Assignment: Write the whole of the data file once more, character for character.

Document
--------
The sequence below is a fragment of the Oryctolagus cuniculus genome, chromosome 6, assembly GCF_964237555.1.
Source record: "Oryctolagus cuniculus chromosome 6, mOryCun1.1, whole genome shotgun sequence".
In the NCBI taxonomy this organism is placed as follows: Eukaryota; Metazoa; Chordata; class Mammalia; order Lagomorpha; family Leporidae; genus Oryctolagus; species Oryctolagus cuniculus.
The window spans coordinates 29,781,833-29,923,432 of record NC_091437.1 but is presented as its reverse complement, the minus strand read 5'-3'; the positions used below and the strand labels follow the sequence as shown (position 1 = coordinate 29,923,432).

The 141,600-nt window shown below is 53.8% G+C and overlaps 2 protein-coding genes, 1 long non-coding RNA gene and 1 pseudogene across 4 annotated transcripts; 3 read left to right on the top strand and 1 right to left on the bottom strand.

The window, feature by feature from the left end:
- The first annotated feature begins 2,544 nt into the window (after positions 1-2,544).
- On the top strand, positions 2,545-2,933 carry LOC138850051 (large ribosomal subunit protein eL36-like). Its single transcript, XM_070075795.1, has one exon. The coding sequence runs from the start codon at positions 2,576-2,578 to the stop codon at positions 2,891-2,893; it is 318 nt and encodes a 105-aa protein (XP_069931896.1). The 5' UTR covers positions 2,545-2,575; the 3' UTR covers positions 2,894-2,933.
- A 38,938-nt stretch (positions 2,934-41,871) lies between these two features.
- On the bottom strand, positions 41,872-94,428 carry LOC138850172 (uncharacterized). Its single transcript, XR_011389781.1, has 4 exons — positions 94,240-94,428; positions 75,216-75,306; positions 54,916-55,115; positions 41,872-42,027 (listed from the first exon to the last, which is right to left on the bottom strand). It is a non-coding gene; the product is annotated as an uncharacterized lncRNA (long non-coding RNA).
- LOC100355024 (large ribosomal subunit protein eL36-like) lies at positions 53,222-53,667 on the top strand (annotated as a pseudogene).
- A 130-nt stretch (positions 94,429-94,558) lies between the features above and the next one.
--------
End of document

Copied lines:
The sequence below is a fragment of the Oryctolagus cuniculus genome, chromosome 6, assembly GCF_964237555.1.
Source record: "Oryctolagus cuniculus chromosome 6, mOryCun1.1, whole genome shotgun sequence".
In the NCBI taxonomy this organism is placed as follows: Eukaryota; Metazoa; Chordata; class Mammalia; order Lagomorpha; family Leporidae; genus Oryctolagus; species Oryctolagus cuniculus.
The window spans coordinates 29,781,833-29,923,432 of record NC_091437.1 but is presented as its reverse complement, the minus strand read 5'-3'; the positions used below and the strand labels follow the sequence as shown (position 1 = coordinate 29,923,432).

The 141,600-nt window shown below is 53.8% G+C and overlaps 2 protein-coding genes, 1 long non-coding RNA gene and 1 pseudogene across 4 annotated transcripts; 3 read left to right on the top strand and 1 right to left on the bottom strand.

The window, feature by feature from the left end:
- The first annotated feature begins 2,544 nt into the window (after positions 1-2,544).
- On the top strand, positions 2,545-2,933 carry LOC138850051 (large ribosomal subunit protein eL36-like). Its single transcript, XM_070075795.1, has one exon. The coding sequence runs from the start codon at positions 2,576-2,578 to the stop codon at positions 2,891-2,893; it is 318 nt and encodes a 105-aa protein (XP_069931896.1). The 5' UTR covers positions 2,545-2,575; the 3' UTR covers positions 2,894-2,933.
- A 38,938-nt stretch (positions 2,934-41,871) lies between these two features.
- On the bottom strand, positions 41,872-94,428 carry LOC138850172 (uncharacterized). Its single transcript, XR_011389781.1, has 4 exons — positions 94,240-94,428; positions 75,216-75,306; positions 54,916-55,115; positions 41,872-42,027 (listed from the first exon to the last, which is right to left on the bottom strand). It is a non-coding gene; the product is annotated as an uncharacterized lncRNA (long non-coding RNA).
- LOC100355024 (large ribosomal subunit protein eL36-like) lies at positions 53,222-53,667 on the top strand (annotated as a pseudogene).
- A 130-nt stretch (positions 94,429-94,558) lies between the features above and the next one.